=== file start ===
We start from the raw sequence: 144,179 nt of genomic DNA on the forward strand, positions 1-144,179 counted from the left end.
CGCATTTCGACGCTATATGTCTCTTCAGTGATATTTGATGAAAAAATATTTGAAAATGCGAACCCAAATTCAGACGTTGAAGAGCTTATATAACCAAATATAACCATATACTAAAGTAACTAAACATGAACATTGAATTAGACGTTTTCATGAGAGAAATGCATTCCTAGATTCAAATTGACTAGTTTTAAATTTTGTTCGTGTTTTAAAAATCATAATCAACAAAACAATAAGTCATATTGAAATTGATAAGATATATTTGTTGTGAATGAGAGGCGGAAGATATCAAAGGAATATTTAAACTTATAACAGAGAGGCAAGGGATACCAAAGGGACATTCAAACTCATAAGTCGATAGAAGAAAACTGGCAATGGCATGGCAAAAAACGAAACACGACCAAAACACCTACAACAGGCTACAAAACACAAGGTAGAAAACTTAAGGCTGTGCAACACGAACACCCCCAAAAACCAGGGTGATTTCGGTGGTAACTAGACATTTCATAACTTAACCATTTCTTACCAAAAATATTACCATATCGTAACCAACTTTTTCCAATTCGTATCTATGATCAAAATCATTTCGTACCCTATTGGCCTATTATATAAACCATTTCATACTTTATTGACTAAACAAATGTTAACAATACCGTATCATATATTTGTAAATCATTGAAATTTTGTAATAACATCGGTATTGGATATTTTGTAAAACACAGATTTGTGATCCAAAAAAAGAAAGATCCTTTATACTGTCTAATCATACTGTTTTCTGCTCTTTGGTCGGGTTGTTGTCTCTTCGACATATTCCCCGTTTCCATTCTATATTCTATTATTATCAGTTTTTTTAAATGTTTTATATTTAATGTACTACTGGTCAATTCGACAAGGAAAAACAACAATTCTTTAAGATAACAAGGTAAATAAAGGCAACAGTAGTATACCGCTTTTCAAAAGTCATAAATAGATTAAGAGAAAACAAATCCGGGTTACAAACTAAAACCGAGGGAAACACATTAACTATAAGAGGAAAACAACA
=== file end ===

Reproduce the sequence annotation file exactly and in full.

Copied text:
We start from the raw sequence: 144,179 nt of genomic DNA on the forward strand, positions 1-144,179 counted from the left end.
CGCATTTCGACGCTATATGTCTCTTCAGTGATATTTGATGAAAAAATATTTGAAAATGCGAACCCAAATTCAGACGTTGAAGAGCTTATATAACCAAATATAACCATATACTAAAGTAACTAAACATGAACATTGAATTAGACGTTTTCATGAGAGAAATGCATTCCTAGATTCAAATTGACTAGTTTTAAATTTTGTTCGTGTTTTAAAAATCATAATCAACAAAACAATAAGTCATATTGAAATTGATAAGATATATTTGTTGTGAATGAGAGGCGGAAGATATCAAAGGAATATTTAAACTTATAACAGAGAGGCAAGGGATACCAAAGGGACATTCAAACTCATAAGTCGATAGAAGAAAACTGGCAATGGCATGGCAAAAAACGAAACACGACCAAAACACCTACAACAGGCTACAAAACACAAGGTAGAAAACTTAAGGCTGTGCAACACGAACACCCCCAAAAACCAGGGTGATTTCGGTGGTAACTAGACATTTCATAACTTAACCATTTCTTACCAAAAATATTACCATATCGTAACCAACTTTTTCCAATTCGTATCTATGATCAAAATCATTTCGTACCCTATTGGCCTATTATATAAACCATTTCATACTTTATTGACTAAACAAATGTTAACAATACCGTATCATATATTTGTAAATCATTGAAATTTTGTAATAACATCGGTATTGGATATTTTGTAAAACACAGATTTGTGATCCAAAAAAAGAAAGATCCTTTATACTGTCTAATCATACTGTTTTCTGCTCTTTGGTCGGGTTGTTGTCTCTTCGACATATTCCCCGTTTCCATTCTATATTCTATTATTATCAGTTTTTTTAAATGTTTTATATTTAATGTACTACTGGTCAATTCGACAAGGAAAAACAACAATTCTTTAAGATAACAAGGTAAATAAAGGCAACAGTAGTATACCGCTTTTCAAAAGTCATAAATAGATTAAGAGAAAACAAATCCGGGTTACAAACTAAAACCGAGGGAAACACATTAACTATAAGAGGAAAACAACA